Keanu Reeves In 'Generation Um...': Exclusive Clip And Interview
by Kevin P. Sullivan
Keanu Reeves may be best known for his wire-fighting kung fu moves, but for the past few years, the "Matrix" star has taken on smaller, quieter projects, the most recent of which, "generation Um..." opens in theaters on May 3.
(snipped for Keanu interview content; clip can be viewed here at the original article)
How did you get involved with "generation Um..."?
I was working on a film, and one of the people I was working with had a script. I said, "I will read it." It was "generation Um..." and I really liked it. It turned out that they had developed it with the writer, Mark L. Mann, and I said, "Let's go make this movie." So we went off to create "generation Um...."
I would imagine the script was pretty sparse. What was in that won you over?
One of the things that did hit me was the dialogue, the characters themselves, and the relationships that they had to each other, how their relationships evolve. To me, it was these three people who were connected, but also very separate. For me, I felt it was an exploration of breakthrough into a hard-earned intimacy, the beginning of a friendship. I thought that the script had a kind of elegance to it.
The title implies that these are generational themes. How did you connect with the stories?
Personally, it struck me to the taste. I hope that this individual story has universal themes to it, especially western cities. There is a generational aspect to it. It's a young lady in her 20s, a young lady in her 30s, and a gentleman who just turned 40. For me, I would just say that the writing and the situation, what happens in the script and the story that we're trying to tell was just to my taste, which I guess was born from my life experiences.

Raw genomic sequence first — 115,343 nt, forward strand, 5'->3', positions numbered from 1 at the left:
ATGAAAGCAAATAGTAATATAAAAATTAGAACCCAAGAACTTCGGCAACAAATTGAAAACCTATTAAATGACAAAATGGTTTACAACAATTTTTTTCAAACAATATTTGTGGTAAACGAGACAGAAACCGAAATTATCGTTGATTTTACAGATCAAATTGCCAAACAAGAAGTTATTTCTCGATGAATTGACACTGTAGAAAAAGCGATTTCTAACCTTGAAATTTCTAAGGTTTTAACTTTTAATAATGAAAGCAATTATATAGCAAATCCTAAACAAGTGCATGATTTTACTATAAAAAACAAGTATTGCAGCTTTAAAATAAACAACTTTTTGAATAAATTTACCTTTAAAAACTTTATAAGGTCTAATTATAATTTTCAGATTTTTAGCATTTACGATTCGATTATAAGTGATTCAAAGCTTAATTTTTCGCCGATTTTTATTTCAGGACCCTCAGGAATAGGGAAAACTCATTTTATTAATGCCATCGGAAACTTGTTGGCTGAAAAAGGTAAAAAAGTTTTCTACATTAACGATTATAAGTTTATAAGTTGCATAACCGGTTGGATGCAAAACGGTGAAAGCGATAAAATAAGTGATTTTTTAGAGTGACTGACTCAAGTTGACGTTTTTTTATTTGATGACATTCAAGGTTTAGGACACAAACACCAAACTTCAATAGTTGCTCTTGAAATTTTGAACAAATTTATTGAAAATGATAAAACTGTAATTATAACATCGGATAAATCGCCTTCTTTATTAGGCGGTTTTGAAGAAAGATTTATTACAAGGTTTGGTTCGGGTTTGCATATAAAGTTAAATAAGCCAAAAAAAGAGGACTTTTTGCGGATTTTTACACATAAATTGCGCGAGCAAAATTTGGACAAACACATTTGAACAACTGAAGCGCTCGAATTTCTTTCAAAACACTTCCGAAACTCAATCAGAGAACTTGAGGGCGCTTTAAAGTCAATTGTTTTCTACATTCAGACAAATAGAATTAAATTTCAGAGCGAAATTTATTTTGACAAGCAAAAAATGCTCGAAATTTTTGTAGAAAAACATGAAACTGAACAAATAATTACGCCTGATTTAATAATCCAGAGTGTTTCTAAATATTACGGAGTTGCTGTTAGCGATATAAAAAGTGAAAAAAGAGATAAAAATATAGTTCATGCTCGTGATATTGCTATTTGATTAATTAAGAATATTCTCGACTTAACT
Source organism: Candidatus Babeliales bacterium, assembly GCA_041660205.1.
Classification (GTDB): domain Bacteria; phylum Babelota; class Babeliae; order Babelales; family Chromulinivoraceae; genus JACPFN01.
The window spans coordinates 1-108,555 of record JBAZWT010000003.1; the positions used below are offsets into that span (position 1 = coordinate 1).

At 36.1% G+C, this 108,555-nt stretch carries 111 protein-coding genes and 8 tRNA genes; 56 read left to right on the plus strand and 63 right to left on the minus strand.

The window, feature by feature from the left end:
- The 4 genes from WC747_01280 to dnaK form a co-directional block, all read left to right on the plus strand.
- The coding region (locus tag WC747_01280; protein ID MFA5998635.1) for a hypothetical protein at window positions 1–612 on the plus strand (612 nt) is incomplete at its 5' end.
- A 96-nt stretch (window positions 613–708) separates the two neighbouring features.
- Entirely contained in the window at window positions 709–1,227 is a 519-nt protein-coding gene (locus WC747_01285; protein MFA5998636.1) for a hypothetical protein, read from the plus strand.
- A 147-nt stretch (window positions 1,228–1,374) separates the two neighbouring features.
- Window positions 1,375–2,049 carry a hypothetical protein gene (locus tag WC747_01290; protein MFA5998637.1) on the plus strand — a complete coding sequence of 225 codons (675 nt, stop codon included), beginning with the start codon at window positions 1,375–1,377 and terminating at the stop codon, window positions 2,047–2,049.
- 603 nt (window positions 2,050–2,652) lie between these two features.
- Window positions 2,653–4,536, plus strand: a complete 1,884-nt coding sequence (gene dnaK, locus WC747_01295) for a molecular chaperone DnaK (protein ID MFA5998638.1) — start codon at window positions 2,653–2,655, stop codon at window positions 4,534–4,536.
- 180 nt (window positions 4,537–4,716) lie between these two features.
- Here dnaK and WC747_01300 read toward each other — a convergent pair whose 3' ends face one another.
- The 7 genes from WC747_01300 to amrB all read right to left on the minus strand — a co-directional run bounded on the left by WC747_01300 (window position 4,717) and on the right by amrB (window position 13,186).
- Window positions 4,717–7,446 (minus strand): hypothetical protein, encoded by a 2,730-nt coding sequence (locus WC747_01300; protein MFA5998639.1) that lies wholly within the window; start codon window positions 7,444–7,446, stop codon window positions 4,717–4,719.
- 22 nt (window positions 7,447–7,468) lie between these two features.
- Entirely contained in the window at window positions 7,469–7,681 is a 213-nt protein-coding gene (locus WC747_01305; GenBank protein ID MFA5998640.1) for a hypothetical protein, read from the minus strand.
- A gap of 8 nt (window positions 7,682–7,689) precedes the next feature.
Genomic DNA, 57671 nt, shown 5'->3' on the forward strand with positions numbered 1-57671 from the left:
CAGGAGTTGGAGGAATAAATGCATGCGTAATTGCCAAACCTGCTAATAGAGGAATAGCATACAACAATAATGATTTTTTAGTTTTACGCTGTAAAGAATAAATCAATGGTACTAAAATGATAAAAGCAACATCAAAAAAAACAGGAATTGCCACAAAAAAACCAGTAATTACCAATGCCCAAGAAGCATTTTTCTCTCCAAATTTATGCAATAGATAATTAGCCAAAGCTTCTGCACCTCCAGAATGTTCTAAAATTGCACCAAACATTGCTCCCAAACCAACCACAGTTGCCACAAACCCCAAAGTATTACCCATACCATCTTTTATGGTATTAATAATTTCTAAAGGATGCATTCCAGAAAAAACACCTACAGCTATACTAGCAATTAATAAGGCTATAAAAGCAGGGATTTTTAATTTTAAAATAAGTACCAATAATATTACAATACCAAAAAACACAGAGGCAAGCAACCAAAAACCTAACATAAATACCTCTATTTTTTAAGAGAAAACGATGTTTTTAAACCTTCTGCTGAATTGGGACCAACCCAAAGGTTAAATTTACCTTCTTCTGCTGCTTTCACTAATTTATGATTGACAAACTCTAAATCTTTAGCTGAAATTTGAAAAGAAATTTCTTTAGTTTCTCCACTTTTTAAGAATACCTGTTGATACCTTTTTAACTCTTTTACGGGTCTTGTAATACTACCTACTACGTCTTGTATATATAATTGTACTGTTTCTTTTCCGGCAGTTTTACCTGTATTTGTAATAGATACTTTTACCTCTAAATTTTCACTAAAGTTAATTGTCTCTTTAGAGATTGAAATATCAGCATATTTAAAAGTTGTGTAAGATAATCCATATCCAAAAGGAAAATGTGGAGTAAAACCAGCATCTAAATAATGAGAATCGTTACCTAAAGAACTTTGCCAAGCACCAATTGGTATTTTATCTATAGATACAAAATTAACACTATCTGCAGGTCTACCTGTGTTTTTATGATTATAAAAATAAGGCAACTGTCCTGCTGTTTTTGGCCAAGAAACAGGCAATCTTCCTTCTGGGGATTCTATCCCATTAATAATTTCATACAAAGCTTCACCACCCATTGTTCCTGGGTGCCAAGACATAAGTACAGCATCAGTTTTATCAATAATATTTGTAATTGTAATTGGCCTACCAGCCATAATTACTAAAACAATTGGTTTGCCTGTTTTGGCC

You actually got to film on the streets on New York City? What was it
like being out there with a camera? Those were some really fun shooting days. One of the ambitions of the film is a kind of verite and strict formalism. For me, shooting on the street, Super 16, kind of making it up, but also having a strong idea of what we wanted to get out there. John walks through the city streets. What does he see? What does he look at? We get to know John by this attention to the character, him, and also attention to what John pays attention to. How do the city streets affect him? How do they affect us? In terms of just hitting the streets with a camera and walking the world, that's fun filmmaking.
Did you have to dumb-down your shooting skills in a sense? I can't imagine John knows how to shoot like Keanu.
Absolutely, but John is talented. He's a natural. He's got a taste, an aesthetic sense. He pays attention to head room and keeping the camera stable. I think, for me, one side if I'm listening to one character and another character speaks, it's like when do you pan over? When do you zoom in? When do you not pan over is a decision as well. What is John's focus? On the actor's side of it, this is a moment for the other character, let's pick back.